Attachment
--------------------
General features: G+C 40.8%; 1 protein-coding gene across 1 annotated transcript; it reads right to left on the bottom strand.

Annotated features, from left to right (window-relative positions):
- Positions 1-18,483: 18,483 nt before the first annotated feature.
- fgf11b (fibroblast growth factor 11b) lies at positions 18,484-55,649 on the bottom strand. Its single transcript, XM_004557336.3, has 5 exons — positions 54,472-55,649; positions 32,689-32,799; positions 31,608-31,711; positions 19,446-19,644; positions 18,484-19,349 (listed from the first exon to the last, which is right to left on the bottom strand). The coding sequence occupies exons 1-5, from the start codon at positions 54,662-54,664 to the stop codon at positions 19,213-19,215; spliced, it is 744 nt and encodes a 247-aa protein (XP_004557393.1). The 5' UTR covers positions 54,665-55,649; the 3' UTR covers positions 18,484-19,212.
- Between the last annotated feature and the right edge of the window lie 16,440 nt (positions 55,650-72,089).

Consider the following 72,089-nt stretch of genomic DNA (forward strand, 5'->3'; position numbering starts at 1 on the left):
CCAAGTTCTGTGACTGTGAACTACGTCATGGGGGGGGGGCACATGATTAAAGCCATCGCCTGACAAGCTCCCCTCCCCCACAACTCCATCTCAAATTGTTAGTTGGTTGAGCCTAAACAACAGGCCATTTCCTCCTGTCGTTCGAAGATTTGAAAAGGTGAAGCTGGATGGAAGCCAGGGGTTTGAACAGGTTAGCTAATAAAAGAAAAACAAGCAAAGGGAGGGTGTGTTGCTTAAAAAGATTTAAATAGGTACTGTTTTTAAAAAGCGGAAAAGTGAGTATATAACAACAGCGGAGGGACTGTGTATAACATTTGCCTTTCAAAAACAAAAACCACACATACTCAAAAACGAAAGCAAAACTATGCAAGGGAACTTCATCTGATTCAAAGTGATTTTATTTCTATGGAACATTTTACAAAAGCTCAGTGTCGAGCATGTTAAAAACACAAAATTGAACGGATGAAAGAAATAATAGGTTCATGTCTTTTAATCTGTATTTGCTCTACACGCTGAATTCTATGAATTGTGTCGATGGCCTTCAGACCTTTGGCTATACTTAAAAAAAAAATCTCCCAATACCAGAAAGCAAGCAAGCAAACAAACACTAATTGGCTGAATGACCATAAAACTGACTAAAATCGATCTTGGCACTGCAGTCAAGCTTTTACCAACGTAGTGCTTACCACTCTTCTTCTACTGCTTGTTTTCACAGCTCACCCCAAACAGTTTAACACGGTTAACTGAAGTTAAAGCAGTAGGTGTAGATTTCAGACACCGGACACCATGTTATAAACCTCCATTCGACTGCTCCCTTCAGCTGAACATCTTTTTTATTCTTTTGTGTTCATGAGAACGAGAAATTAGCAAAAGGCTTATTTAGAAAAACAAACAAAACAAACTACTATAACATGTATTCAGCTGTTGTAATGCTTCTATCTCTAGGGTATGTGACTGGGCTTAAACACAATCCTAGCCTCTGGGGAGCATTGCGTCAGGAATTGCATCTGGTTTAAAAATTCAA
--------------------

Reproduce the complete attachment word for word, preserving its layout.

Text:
General features: G+C 40.8%; 1 protein-coding gene across 1 annotated transcript; it reads right to left on the bottom strand.

Annotated features, from left to right (window-relative positions):
- Positions 1-18,483: 18,483 nt before the first annotated feature.
- fgf11b (fibroblast growth factor 11b) lies at positions 18,484-55,649 on the bottom strand. Its single transcript, XM_004557336.3, has 5 exons — positions 54,472-55,649; positions 32,689-32,799; positions 31,608-31,711; positions 19,446-19,644; positions 18,484-19,349 (listed from the first exon to the last, which is right to left on the bottom strand). The coding sequence occupies exons 1-5, from the start codon at positions 54,662-54,664 to the stop codon at positions 19,213-19,215; spliced, it is 744 nt and encodes a 247-aa protein (XP_004557393.1). The 5' UTR covers positions 54,665-55,649; the 3' UTR covers positions 18,484-19,212.
- Between the last annotated feature and the right edge of the window lie 16,440 nt (positions 55,650-72,089).

Consider the following 72,089-nt stretch of genomic DNA (forward strand, 5'->3'; position numbering starts at 1 on the left):
CCAAGTTCTGTGACTGTGAACTACGTCATGGGGGGGGGGCACATGATTAAAGCCATCGCCTGACAAGCTCCCCTCCCCCACAACTCCATCTCAAATTGTTAGTTGGTTGAGCCTAAACAACAGGCCATTTCCTCCTGTCGTTCGAAGATTTGAAAAGGTGAAGCTGGATGGAAGCCAGGGGTTTGAACAGGTTAGCTAATAAAAGAAAAACAAGCAAAGGGAGGGTGTGTTGCTTAAAAAGATTTAAATAGGTACTGTTTTTAAAAAGCGGAAAAGTGAGTATATAACAACAGCGGAGGGACTGTGTATAACATTTGCCTTTCAAAAACAAAAACCACACATACTCAAAAACGAAAGCAAAACTATGCAAGGGAACTTCATCTGATTCAAAGTGATTTTATTTCTATGGAACATTTTACAAAAGCTCAGTGTCGAGCATGTTAAAAACACAAAATTGAACGGATGAAAGAAATAATAGGTTCATGTCTTTTAATCTGTATTTGCTCTACACGCTGAATTCTATGAATTGTGTCGATGGCCTTCAGACCTTTGGCTATACTTAAAAAAAAAATCTCCCAATACCAGAAAGCAAGCAAGCAAACAAACACTAATTGGCTGAATGACCATAAAACTGACTAAAATCGATCTTGGCACTGCAGTCAAGCTTTTACCAACGTAGTGCTTACCACTCTTCTTCTACTGCTTGTTTTCACAGCTCACCCCAAACAGTTTAACACGGTTAACTGAAGTTAAAGCAGTAGGTGTAGATTTCAGACACCGGACACCATGTTATAAACCTCCATTCGACTGCTCCCTTCAGCTGAACATCTTTTTTATTCTTTTGTGTTCATGAGAACGAGAAATTAGCAAAAGGCTTATTTAGAAAAACAAACAAAACAAACTACTATAACATGTATTCAGCTGTTGTAATGCTTCTATCTCTAGGGTATGTGACTGGGCTTAAACACAATCCTAGCCTCTGGGGAGCATTGCGTCAGGAATTGCATCTGGTTTAAAAATTCAA